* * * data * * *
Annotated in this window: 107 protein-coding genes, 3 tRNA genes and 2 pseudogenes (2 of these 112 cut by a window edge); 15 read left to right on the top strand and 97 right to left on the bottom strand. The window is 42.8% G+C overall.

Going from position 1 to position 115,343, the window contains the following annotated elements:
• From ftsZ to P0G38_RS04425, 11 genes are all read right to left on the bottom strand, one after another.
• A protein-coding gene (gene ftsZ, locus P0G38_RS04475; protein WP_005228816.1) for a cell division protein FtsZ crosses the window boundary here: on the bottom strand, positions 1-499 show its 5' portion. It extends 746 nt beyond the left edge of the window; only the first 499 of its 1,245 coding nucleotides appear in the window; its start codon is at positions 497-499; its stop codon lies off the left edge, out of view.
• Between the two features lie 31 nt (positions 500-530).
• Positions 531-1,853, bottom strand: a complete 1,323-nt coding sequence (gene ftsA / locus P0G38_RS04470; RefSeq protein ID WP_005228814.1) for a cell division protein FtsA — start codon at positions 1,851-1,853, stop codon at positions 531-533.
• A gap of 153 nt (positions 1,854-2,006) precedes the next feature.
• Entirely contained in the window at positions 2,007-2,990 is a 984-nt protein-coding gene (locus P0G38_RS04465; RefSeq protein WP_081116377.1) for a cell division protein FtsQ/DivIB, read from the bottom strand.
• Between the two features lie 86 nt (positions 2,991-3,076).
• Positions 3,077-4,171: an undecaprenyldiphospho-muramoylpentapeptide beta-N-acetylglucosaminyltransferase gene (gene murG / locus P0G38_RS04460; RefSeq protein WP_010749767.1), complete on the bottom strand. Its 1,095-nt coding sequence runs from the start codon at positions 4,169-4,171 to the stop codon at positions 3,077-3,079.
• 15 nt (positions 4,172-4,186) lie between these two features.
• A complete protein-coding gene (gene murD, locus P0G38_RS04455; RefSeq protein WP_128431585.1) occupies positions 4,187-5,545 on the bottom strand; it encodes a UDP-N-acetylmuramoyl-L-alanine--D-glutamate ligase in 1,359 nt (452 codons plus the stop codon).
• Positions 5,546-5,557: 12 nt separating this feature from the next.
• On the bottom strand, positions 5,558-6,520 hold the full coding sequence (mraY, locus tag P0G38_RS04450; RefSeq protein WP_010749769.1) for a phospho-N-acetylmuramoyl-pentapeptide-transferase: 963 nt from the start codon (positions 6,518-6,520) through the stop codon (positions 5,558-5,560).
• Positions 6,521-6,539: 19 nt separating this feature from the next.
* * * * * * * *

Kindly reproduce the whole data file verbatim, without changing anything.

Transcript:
Annotated in this window: 107 protein-coding genes, 3 tRNA genes and 2 pseudogenes (2 of these 112 cut by a window edge); 15 read left to right on the top strand and 97 right to left on the bottom strand. The window is 42.8% G+C overall.

Going from position 1 to position 115,343, the window contains the following annotated elements:
• From ftsZ to P0G38_RS04425, 11 genes are all read right to left on the bottom strand, one after another.
• A protein-coding gene (gene ftsZ, locus P0G38_RS04475; protein WP_005228816.1) for a cell division protein FtsZ crosses the window boundary here: on the bottom strand, positions 1-499 show its 5' portion. It extends 746 nt beyond the left edge of the window; only the first 499 of its 1,245 coding nucleotides appear in the window; its start codon is at positions 497-499; its stop codon lies off the left edge, out of view.
• Between the two features lie 31 nt (positions 500-530).
• Positions 531-1,853, bottom strand: a complete 1,323-nt coding sequence (gene ftsA / locus P0G38_RS04470; RefSeq protein ID WP_005228814.1) for a cell division protein FtsA — start codon at positions 1,851-1,853, stop codon at positions 531-533.
• A gap of 153 nt (positions 1,854-2,006) precedes the next feature.
• Entirely contained in the window at positions 2,007-2,990 is a 984-nt protein-coding gene (locus P0G38_RS04465; RefSeq protein WP_081116377.1) for a cell division protein FtsQ/DivIB, read from the bottom strand.
• Between the two features lie 86 nt (positions 2,991-3,076).
• Positions 3,077-4,171: an undecaprenyldiphospho-muramoylpentapeptide beta-N-acetylglucosaminyltransferase gene (gene murG / locus P0G38_RS04460; RefSeq protein WP_010749767.1), complete on the bottom strand. Its 1,095-nt coding sequence runs from the start codon at positions 4,169-4,171 to the stop codon at positions 3,077-3,079.
• 15 nt (positions 4,172-4,186) lie between these two features.
• A complete protein-coding gene (gene murD, locus P0G38_RS04455; RefSeq protein WP_128431585.1) occupies positions 4,187-5,545 on the bottom strand; it encodes a UDP-N-acetylmuramoyl-L-alanine--D-glutamate ligase in 1,359 nt (452 codons plus the stop codon).
• Positions 5,546-5,557: 12 nt separating this feature from the next.
• On the bottom strand, positions 5,558-6,520 hold the full coding sequence (mraY, locus tag P0G38_RS04450; RefSeq protein WP_010749769.1) for a phospho-N-acetylmuramoyl-pentapeptide-transferase: 963 nt from the start codon (positions 6,518-6,520) through the stop codon (positions 5,558-5,560).
• Positions 6,521-6,539: 19 nt separating this feature from the next.